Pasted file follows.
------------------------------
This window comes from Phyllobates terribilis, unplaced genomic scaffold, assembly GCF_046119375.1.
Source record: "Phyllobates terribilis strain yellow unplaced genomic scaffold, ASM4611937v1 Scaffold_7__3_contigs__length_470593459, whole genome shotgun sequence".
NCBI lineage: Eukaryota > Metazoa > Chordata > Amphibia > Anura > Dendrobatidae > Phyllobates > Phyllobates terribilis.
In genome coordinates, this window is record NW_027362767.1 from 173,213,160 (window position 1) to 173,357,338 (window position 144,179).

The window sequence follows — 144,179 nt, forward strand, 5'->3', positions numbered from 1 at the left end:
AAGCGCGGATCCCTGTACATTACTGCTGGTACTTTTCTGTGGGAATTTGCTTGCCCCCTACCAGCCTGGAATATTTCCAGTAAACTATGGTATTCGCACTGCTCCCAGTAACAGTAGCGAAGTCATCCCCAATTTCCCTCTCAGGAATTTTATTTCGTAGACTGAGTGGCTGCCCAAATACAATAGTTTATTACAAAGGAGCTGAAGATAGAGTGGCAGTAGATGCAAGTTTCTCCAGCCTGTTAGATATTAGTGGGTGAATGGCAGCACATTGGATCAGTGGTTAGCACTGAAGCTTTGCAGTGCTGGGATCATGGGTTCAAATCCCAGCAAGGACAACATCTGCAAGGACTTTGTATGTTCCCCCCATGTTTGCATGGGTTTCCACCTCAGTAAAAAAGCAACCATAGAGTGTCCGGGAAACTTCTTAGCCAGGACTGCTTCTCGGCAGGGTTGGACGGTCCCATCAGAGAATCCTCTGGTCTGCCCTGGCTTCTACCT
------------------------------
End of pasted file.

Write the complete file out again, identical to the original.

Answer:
This window comes from Phyllobates terribilis, unplaced genomic scaffold, assembly GCF_046119375.1.
Source record: "Phyllobates terribilis strain yellow unplaced genomic scaffold, ASM4611937v1 Scaffold_7__3_contigs__length_470593459, whole genome shotgun sequence".
NCBI lineage: Eukaryota > Metazoa > Chordata > Amphibia > Anura > Dendrobatidae > Phyllobates > Phyllobates terribilis.
In genome coordinates, this window is record NW_027362767.1 from 173,213,160 (window position 1) to 173,357,338 (window position 144,179).

The window sequence follows — 144,179 nt, forward strand, 5'->3', positions numbered from 1 at the left end:
AAGCGCGGATCCCTGTACATTACTGCTGGTACTTTTCTGTGGGAATTTGCTTGCCCCCTACCAGCCTGGAATATTTCCAGTAAACTATGGTATTCGCACTGCTCCCAGTAACAGTAGCGAAGTCATCCCCAATTTCCCTCTCAGGAATTTTATTTCGTAGACTGAGTGGCTGCCCAAATACAATAGTTTATTACAAAGGAGCTGAAGATAGAGTGGCAGTAGATGCAAGTTTCTCCAGCCTGTTAGATATTAGTGGGTGAATGGCAGCACATTGGATCAGTGGTTAGCACTGAAGCTTTGCAGTGCTGGGATCATGGGTTCAAATCCCAGCAAGGACAACATCTGCAAGGACTTTGTATGTTCCCCCCATGTTTGCATGGGTTTCCACCTCAGTAAAAAAGCAACCATAGAGTGTCCGGGAAACTTCTTAGCCAGGACTGCTTCTCGGCAGGGTTGGACGGTCCCATCAGAGAATCCTCTGGTCTGCCCTGGCTTCTACCT